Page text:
Restorative Justice concentration may move online as a major for NVU-Johnson students


Gunter Kleist

Bobbi Jo Carter

If all goes according to plan, the troubled NVU-Johnson Criminal Justice -Restorative Justice concentration will be migrating to an online format in the near future following several years of attempts to achieve a sustainable campus-based model.

“We are currently exploring the possibility of putting CRJ –Restorative Justice online, so nothing is definite yet,” says Bobbi-Jo Carter, associate dean of distance education. “Should it go through, the program will be managed as are all online programs. NVU faculty establish the curriculum for the program, including the learning objectives of each course and all outcomes.”

The restorative justice concentration has a storied history at NVU-Johnson. “The process of bringing this program to Johnson began four years ago at the request of the admissions department because students like this degree and are interested in receiving it,” says David Plazek, Associate Professor of Humanities. “There’s apparently a lot of criminal justice online programs out there and so we know it can be successful.”

Restorative Justice on the Johnson campus never achieved the status of a full-blown major, being instead a concentration under the auspices of both the Political Science and Behavioral Sciences (Anthropology) degree programs. That is now set to change.

According to the administration, should Restorative Justice go online at NVU-Johnson, the intent is that students on the Johnson campus will have the benefits of a free-standing major in Criminal Justice – Restorative Justice, as is now the case on the Lyndon campus, which offers it as a campus-based program.

According to Carter, NVU Online seeks to put NVU programs online when there is a clear indication that there is demand for these programs in an online format and when the online delivery of the program aligns with and furthers the mission of the University and the VSCS.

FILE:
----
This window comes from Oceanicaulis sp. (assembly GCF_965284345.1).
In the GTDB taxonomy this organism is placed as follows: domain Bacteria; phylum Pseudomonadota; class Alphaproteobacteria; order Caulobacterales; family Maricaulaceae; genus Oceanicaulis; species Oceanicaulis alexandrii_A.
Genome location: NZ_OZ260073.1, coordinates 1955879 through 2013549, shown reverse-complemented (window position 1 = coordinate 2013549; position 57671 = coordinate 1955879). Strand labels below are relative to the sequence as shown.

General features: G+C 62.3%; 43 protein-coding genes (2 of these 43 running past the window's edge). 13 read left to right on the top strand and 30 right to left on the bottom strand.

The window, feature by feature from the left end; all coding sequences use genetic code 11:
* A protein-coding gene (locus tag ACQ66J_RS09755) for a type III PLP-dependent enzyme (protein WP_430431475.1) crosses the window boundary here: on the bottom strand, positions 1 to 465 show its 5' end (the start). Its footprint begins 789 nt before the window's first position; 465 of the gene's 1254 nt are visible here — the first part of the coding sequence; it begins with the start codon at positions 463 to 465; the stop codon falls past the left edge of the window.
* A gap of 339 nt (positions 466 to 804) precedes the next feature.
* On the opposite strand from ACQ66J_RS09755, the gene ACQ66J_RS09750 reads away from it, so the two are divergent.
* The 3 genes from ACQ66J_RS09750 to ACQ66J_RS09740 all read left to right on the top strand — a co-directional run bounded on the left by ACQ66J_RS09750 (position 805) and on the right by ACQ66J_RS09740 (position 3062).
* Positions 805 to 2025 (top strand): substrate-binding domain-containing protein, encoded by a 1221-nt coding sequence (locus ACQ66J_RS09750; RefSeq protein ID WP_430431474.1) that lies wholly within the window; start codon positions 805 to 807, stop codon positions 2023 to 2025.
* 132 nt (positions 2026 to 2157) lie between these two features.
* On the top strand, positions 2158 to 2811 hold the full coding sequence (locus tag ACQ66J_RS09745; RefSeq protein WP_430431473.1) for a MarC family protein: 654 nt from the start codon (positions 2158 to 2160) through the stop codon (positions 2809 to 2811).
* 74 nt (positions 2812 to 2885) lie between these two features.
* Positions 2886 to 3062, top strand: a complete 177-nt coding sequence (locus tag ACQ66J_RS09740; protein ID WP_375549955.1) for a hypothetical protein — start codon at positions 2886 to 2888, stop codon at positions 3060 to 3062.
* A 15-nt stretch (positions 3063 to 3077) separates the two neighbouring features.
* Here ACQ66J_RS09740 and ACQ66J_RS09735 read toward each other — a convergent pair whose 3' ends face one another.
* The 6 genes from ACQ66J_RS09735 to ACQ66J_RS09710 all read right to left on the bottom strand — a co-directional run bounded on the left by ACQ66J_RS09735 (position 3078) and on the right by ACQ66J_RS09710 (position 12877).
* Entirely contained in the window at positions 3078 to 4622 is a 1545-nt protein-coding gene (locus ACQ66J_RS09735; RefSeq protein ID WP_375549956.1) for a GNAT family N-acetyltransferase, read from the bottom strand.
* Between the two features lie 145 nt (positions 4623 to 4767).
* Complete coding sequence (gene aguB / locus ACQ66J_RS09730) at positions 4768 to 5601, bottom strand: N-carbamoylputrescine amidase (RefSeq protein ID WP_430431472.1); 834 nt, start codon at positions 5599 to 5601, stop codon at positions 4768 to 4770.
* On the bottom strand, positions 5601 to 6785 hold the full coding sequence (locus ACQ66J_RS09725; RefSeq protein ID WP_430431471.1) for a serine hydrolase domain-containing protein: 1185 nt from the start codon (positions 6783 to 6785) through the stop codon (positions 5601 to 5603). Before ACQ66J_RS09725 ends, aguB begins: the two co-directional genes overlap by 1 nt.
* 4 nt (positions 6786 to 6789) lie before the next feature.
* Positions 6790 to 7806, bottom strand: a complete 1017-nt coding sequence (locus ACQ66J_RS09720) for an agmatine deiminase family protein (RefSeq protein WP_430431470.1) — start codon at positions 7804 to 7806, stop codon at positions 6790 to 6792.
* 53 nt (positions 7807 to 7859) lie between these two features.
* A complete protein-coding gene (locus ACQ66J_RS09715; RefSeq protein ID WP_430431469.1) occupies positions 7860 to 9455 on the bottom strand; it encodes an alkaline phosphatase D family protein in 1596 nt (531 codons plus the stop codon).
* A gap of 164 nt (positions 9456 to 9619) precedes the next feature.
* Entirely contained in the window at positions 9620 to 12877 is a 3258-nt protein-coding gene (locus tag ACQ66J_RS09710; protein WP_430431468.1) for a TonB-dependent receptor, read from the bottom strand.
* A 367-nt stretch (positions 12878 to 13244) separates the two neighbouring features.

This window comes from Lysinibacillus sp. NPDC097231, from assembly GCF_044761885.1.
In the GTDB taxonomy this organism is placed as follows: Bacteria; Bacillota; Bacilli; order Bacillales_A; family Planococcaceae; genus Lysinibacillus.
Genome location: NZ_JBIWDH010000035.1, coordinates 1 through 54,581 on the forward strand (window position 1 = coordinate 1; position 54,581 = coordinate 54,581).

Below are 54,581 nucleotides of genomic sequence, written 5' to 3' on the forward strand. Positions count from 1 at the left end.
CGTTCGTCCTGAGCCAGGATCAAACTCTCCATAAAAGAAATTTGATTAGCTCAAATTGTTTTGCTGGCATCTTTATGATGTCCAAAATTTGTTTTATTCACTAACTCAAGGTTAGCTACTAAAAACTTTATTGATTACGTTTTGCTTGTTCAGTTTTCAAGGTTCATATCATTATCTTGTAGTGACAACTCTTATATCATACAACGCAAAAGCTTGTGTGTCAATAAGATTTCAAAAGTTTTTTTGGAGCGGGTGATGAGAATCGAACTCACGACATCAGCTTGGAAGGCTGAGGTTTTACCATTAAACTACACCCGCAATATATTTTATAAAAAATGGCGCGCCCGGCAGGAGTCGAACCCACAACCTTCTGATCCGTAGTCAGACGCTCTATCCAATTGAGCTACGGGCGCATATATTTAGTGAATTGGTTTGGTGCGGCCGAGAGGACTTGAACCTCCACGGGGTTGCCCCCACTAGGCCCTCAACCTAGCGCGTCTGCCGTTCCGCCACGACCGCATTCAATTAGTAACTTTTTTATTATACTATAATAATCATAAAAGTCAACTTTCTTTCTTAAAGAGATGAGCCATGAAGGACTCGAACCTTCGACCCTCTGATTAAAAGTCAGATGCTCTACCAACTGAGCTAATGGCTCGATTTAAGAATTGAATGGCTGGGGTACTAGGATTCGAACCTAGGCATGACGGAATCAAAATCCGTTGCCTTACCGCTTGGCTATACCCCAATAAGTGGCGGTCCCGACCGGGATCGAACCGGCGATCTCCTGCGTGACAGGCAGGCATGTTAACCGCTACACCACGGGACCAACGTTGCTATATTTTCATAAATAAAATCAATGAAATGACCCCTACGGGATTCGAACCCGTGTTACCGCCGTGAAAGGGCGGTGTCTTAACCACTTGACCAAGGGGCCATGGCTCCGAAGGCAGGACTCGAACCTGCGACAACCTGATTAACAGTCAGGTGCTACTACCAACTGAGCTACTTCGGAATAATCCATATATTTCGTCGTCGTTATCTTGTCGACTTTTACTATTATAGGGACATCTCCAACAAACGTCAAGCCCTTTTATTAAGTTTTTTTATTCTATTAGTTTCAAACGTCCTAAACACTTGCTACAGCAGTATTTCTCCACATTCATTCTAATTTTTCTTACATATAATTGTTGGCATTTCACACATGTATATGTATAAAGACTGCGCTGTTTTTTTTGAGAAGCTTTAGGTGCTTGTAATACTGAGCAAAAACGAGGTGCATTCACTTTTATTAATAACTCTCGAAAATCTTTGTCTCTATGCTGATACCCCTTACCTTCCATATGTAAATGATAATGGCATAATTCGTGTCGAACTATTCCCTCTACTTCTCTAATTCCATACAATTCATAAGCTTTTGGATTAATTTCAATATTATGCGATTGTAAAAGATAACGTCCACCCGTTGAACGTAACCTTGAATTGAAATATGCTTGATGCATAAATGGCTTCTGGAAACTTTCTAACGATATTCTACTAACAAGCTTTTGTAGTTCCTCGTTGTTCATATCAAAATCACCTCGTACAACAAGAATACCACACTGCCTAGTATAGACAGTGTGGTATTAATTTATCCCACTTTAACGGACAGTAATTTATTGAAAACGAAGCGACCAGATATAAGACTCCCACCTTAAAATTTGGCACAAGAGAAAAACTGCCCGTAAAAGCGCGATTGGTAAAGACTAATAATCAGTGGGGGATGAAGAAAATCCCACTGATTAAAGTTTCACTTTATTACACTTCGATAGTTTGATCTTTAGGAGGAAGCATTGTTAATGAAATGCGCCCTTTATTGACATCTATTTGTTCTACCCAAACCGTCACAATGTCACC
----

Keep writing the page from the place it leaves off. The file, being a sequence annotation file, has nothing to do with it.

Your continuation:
Once the program and curriculum are established, NVU Online does a search for the best instructors to teach the courses. Instructors all have graduate-level credentials and professional experience in their field. “We have instructors from Vermont and around the country,” says Carter.

“This degree is currently only offered at the NVU-Lyndon campus,” says Carter. “Through NVU Online, however, NVU can now deliver this program that combines the strengths of Lyndon’s B.S. in CRJ with the newly adopted concentration in restorative justice.”

According to Carter, this will allow NVU to take advantage of the growing popularity of online criminal justice programs by providing a highly sought-after degree but with a specialization in restorative justice that differentiates the program from all other CRJ programs in the country.

Carter also notes other tangible benefits of this program.

The first is alignment with the Vermont State Colleges System’s strategic goal regarding serving more working-age Vermonters. Specifically, to “Improve and expand flexible and online delivery of programs across the VSCS to increase the number of degree programs available to students statewide.”

The second is alignment with the state of Vermont’s “70x2025vt” initiative, which aims to have 70 percent of Vermonters possessing a postsecondary degree or credential of value by the year 2025.

The third is meeting market demand. Projected career growth 2014-2024 for CRJ careers is 4-5 percent annually, with many now requiring a bachelor’s degrees as a minimum requirement.

According to Plazek, the program will be under the direction of Brandon Stroup, who is “the hub of the criminal justice major at Lyndon.”